His deed now done, and seen once again from on high, Lapierre seems more a mere tragic-comic mortal than some kind of almighty Genie of Liberty and death. The strange coda to Chabrol's film, which has so mystified critics, takes place in another nightclub. Another man waits and watches. Another woman waits and is watched.

Like the sequence in the zoo, the camera is tracking the distance between the two people. It's a slow to and fro motion which is underscored by the music of this final sequence of the film. To and fro. The 'pick up' here is depicted as a mutual process - a mutuality which makes everything which preceded the film's coda even more troubling.

Men of stone and women of glass? On high, the glitterball doesn't just glitter; it mirrors. It witnesses and fragments what lies beneath: the 'special occasion' that punctures the endless dull time which imprisons us all. But we are held by the spectacle, waiting for something to happen. And then it does: the troubling moment when the character - as in so many other New Wave films - returns our gaze. What does she want to happen? And what do we want to happen?

Also see Film Studies For Free and its homonymous Vimeo channel.

Monday, 15 June 2009

Invisible world

Monday, 8 June 2009


'I submit that we all are within a camera obscura. We all project upon the inner screen (the wake/dream screen) the images. story lines, sound tracks of our own "home movies". These are mingled with the perceptions of our outer world that come through a pin hole (touch, vision, kinesthetic, auditory stimuli, etc.) in the wall of the camera obscura.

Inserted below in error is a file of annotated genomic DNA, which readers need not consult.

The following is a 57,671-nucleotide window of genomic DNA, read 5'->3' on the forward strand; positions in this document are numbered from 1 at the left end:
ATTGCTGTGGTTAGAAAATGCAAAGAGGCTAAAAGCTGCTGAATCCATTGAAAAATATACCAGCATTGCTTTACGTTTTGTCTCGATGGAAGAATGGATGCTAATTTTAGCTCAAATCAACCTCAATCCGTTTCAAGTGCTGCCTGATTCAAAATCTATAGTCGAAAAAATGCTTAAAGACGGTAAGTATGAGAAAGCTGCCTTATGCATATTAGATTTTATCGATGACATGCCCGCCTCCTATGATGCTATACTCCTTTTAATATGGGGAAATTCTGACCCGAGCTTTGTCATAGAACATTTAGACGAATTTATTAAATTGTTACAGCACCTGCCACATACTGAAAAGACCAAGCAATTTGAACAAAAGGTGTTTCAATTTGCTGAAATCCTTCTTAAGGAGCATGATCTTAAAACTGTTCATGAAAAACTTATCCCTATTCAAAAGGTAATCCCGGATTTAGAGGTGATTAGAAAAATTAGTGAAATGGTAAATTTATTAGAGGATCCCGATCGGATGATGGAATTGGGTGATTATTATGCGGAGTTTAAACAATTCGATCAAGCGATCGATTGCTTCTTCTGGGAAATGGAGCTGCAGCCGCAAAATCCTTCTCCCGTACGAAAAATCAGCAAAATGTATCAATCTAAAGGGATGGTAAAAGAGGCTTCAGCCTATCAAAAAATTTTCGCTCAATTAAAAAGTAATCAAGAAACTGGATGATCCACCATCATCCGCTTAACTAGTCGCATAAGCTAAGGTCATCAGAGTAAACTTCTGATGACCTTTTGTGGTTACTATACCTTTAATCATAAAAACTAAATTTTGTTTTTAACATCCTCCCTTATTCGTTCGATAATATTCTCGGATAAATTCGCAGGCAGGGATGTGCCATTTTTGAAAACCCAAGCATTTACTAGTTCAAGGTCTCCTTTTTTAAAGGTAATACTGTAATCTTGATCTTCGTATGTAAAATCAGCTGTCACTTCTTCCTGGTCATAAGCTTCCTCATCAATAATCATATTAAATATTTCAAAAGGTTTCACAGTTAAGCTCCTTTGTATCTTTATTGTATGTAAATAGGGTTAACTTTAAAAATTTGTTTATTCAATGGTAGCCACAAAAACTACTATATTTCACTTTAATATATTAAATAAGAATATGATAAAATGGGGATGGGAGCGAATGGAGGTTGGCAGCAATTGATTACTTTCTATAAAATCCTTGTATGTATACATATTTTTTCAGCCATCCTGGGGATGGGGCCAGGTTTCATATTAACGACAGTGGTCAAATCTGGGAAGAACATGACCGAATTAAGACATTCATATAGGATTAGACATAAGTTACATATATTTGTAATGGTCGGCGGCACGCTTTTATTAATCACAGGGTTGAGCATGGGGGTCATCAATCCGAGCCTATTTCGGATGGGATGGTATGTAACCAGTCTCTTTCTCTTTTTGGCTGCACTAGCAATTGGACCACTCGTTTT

In this "in between", this space of intersubjectivity, one can see within the co-mingling how the past lived experience of one's home movies might be restructured, redirected and reinterpreted. One can also see how one's interaction with one's environment can be influenced by one's home movies. Without one's home movies in the camera obscura there could conceivably be an immaculate conception/perception.

Therapeutic action is done by means of recognition scenes. One recognizes one's "me-ness" in the projections of both the external environment and one's home movies. […]

Nachträglichkeit [deferred action] is the theory of transference’

Donald J. Coleman "Nachträglichkeit" and "Mimesis“ (1997)

Thursday, 4 June 2009


Friday, 29 May 2009

Irrational Reflections

“the film essay enables the filmmaker to make the ‘invisible’ world of thoughts and ideas visible on the screen. Unlike the documentary film that presents facts and information, the essay film produces complex thought—reflections that are not necessarily bound to reality, but can also be contradictory, irrational, and fantastic."

Hans Richter, "Der Filmessay: eine neue Form des Dokumentarfilms" (The Film Essay: A New Form of Documentary Film) paraphrased by Nora Alter, “Memory Essays”, Stuff It: The Video Essay in the Digital Age (ed. Ursula Biemann, Zurich: Edition: Voldemeer, 2003), 12-23, p. 13

Thursday, 28 May 2009


"Digital technologies that enable the combination of images, sounds, and written text invite us not just to move critical discussion into a new presentational context, but demand that we re-imagine the very relationship between an object of study and critical commentary about it."

Christian Keathley, 'A Whirlpool of Things', in media res, May 14, 2007

Monday, 25 May 2009